“Working for Good” is an inspirational book for people in business, which means most of us. Klein reminds us of our highest humanity in the midst of making a living, that “Success is the ability to create happiness for others,” to quote Marcella Echavarria. As importantly, we’re advised, “approach work with the intention to give and serve, but also to be open to receiving.” [From: Bohemianbuddhistreview.com]

At the core of Conscious Capitalism is a recognition of the role of awareness and a belief that Capitalism (and, specifically, business) are forms of human organization and can have varying effects, based on the consciousness — the applied awareness — of the people who comprise them. Capitalism is based on interdependence, interrelationship, voluntary exchange, value creation through the marketplace. Conscious Capitalism builds on these essential elements and adds new dimensions of awareness. We (the trustees of Conscious Capitalism, Inc.) have identified 4 core pillars of a Conscious Business, which are:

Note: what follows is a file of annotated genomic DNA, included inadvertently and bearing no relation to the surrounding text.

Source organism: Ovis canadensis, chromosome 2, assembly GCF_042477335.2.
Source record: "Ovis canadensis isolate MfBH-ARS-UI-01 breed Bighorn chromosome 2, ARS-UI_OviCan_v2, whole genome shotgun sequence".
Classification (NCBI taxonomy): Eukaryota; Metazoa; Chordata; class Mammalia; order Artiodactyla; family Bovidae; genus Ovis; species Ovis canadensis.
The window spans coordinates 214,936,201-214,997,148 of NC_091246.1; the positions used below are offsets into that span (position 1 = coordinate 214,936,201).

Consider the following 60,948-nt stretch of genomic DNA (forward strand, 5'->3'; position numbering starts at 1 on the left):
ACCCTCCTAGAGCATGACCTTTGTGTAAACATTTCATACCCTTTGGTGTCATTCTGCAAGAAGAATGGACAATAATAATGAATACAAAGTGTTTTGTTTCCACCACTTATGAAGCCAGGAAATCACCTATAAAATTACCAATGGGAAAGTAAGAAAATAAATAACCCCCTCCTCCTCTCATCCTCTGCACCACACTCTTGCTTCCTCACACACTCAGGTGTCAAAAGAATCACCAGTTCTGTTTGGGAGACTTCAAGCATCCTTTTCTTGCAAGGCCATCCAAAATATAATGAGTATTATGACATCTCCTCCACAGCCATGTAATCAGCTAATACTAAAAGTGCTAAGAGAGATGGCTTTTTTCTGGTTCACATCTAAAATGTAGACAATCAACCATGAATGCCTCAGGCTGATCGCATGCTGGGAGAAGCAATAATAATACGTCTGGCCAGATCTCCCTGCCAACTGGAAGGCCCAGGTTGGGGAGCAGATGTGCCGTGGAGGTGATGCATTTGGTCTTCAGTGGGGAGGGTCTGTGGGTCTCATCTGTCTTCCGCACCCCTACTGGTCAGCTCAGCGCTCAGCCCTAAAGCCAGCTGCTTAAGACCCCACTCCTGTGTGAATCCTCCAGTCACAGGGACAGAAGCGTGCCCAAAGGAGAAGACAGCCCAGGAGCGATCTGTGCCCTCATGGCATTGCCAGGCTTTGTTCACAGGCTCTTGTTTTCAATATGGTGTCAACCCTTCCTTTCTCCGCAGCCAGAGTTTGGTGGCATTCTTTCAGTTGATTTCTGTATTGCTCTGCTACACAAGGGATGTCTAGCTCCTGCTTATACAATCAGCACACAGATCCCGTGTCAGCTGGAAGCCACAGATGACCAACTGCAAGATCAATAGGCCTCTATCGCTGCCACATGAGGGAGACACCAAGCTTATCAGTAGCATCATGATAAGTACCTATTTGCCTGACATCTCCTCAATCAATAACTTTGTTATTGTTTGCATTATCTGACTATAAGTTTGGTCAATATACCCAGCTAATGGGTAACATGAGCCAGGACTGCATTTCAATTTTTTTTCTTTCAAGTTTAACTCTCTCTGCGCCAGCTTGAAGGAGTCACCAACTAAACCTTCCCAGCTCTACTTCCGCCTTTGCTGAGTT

• Purpose: recognizing that every business has a purpose beyond, yet including, financial return, and aligning the business with that purpose.
  • Creating value for all stakeholders: recognizing that a business is like an ecosystem, comprised of interrelated and interdependent organisms. In the case of a business, its stakeholders — e.g. customers, employees, vendors, investors, the communities where it conducts business, the environment — constitute its ecosystem. If the business creates value for all of them then the system will be strong, healthy and resilient.